Safety Tip

Risk Mitigation

Define control system safety risks upfront​.

​Then eliminate them.

With zero incidents as the goal, we don’t just think safety, we live it. It should be top of mind at the start and end of each day. No matter the task, on-the-job safety must encompass every aspect of our daily work preparation, through and extending beyond a job’s completion.

As facilities look to upgrade or migrate their control systems, mitigating safety risks and hazards should be high on the priority list. To start, follow the below steps:

  • ​Initiate or rejuvenate your process safety management (PSM) programs and guidelines.
  • ​Perform a process hazard analysis (PHA) / hazard and operability (HAZOP) study or other audit to determine any safety-related issues or to identify those situations or potential system failures that could happen to cause an accident or issue.
  • ​Bring in experts of different backgrounds who can provide information on your facility’s critical systems.
  • ​Review the conclusions from the PHA / HAZOP discussions and ensure that they are applied properly.
  • ​Establish alarms for critical events, and understand the response required for each alarm.
  • ​Facilitate OSHA-mandated training so operators understand all changes to standard operating procedures and can identify potential hazards.
A third-party facilitator or an engineering consultant with broad industry experience can add value to the above discussions. During the upfront planning process, the team divides the process facility into sections and addresses one unit at a time, identifying hazards and events that could cause injuries and costly damage to critical systems.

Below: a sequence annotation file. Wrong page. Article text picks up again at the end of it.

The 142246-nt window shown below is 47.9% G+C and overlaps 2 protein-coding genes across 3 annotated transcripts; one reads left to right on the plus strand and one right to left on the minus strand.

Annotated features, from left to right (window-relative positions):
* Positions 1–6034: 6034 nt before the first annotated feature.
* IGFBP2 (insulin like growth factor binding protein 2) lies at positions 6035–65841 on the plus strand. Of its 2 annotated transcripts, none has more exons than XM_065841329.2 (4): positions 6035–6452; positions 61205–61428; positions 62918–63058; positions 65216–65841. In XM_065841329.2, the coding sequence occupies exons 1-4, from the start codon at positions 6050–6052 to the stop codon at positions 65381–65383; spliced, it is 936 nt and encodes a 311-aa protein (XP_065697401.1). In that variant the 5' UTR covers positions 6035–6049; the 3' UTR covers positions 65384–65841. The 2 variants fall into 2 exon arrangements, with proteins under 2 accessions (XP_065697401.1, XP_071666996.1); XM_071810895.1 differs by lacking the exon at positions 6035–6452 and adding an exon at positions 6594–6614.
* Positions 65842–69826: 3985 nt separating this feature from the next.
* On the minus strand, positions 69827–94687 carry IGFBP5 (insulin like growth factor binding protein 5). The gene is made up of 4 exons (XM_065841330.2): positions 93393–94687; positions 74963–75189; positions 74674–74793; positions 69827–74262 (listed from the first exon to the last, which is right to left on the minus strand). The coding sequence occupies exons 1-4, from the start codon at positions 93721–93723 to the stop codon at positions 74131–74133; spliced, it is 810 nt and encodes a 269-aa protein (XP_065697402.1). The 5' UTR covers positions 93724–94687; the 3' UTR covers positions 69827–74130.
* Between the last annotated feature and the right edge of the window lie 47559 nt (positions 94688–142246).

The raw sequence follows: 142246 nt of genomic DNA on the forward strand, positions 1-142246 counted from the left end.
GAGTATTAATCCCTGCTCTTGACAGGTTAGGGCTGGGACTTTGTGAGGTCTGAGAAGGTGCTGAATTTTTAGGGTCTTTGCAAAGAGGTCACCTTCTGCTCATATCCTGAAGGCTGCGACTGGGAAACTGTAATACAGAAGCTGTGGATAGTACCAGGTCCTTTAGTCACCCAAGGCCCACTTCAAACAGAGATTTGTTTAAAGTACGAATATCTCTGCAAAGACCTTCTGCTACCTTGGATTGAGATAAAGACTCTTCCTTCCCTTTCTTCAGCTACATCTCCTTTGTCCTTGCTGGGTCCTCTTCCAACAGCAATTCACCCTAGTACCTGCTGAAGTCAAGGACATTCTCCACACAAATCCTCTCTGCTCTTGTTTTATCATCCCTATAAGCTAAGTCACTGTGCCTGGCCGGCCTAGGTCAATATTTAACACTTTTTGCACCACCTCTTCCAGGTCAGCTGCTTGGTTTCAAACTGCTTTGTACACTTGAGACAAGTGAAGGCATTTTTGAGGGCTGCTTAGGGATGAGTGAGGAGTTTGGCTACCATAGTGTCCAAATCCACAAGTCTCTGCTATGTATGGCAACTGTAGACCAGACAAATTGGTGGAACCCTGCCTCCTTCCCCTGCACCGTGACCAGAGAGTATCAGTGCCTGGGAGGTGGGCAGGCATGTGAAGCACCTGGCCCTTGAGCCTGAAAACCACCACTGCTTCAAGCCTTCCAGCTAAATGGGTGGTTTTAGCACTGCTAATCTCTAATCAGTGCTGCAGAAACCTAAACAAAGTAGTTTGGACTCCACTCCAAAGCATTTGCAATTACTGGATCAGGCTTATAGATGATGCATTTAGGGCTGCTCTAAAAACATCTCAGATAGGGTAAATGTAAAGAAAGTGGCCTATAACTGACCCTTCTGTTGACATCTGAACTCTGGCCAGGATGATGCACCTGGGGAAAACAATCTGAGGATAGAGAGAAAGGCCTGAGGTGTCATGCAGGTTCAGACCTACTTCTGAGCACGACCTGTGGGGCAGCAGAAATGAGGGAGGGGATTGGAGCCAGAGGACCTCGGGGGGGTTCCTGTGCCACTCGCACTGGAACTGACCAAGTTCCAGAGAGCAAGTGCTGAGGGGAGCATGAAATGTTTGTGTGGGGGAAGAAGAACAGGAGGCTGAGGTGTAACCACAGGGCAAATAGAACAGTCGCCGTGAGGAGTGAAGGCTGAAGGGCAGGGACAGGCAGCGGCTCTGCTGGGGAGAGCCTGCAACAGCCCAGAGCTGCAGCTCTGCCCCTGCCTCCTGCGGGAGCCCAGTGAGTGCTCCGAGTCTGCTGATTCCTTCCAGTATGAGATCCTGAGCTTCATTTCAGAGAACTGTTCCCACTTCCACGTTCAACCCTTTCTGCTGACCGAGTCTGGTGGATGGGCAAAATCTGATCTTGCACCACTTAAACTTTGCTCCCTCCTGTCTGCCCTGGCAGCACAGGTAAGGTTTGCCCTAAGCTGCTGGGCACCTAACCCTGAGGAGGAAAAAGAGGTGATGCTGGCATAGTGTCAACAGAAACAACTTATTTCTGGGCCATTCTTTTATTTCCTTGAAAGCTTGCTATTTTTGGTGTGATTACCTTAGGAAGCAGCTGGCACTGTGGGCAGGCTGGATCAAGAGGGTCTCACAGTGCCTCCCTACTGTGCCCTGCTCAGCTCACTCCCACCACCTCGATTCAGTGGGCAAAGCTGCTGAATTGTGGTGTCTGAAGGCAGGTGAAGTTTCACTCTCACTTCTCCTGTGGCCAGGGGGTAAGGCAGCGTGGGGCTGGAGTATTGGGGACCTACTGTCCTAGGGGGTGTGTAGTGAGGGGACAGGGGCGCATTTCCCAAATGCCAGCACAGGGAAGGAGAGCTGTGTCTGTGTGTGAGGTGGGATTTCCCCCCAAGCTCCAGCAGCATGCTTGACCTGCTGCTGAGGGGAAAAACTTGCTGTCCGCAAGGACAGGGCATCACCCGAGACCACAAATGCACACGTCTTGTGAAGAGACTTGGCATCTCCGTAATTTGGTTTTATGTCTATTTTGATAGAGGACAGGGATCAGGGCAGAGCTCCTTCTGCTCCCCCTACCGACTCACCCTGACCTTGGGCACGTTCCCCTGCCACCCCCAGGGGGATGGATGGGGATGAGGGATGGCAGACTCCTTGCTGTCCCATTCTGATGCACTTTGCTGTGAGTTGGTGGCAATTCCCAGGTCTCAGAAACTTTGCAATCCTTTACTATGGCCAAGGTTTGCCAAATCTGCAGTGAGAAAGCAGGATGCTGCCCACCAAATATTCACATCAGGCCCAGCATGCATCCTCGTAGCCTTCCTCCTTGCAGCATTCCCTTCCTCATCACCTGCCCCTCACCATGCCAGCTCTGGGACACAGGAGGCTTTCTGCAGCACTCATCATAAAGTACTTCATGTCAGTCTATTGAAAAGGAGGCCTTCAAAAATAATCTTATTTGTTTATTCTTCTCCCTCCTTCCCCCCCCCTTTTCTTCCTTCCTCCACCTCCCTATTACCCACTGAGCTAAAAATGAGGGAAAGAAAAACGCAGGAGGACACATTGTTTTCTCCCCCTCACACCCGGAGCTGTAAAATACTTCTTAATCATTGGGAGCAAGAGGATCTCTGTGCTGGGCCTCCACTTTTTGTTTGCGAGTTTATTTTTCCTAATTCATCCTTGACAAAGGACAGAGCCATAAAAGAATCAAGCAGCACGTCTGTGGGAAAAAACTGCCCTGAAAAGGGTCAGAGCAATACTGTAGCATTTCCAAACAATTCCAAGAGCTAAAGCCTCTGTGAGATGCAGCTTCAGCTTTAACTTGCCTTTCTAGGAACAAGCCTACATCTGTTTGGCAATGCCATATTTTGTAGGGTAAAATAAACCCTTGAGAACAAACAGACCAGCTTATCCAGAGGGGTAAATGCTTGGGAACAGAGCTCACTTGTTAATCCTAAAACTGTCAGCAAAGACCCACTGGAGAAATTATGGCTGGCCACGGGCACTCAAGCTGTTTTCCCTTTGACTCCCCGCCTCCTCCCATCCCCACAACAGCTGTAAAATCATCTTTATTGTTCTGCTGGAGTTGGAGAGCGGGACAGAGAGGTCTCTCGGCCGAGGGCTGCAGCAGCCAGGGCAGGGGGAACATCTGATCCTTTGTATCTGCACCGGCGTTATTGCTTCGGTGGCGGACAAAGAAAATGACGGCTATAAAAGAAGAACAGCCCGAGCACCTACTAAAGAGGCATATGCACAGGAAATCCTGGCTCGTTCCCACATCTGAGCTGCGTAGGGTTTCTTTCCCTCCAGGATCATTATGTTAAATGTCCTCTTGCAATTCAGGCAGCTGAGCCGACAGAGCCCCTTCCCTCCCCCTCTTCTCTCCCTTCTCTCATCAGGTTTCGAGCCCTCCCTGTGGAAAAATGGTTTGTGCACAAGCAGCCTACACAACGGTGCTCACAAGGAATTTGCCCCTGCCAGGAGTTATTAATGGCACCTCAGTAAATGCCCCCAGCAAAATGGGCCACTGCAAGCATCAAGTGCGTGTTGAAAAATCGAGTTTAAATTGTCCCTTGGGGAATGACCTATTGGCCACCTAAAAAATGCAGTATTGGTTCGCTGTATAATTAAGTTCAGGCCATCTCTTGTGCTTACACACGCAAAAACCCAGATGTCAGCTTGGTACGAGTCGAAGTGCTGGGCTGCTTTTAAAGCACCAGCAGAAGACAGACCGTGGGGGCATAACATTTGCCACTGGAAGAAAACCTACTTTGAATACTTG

Each facility must define for itself which systems are critical; this designation will vary based on company size and other criteria. You and your chosen third-party partner should consider safety, downtime, resource allocation, network traffic levels, data integrity, cyber security and other critical factors while there is still the greatest flexibility to deal with them.

Safety starts from the top-down. Its importance is conveyed through a mix of communicating safety policies, strategies and initiatives; implementing process control safeguards and action plans; and investing in training and equipment repair and replacement. If the entire company regards safety as a top priority, appropriate resources will be allocated to ensure safe operations. With these elements in place, an effective corporate safety culture can be built to keep automation systems and people safe.

​​How well do you understand the areas that a process safety management program should cover?

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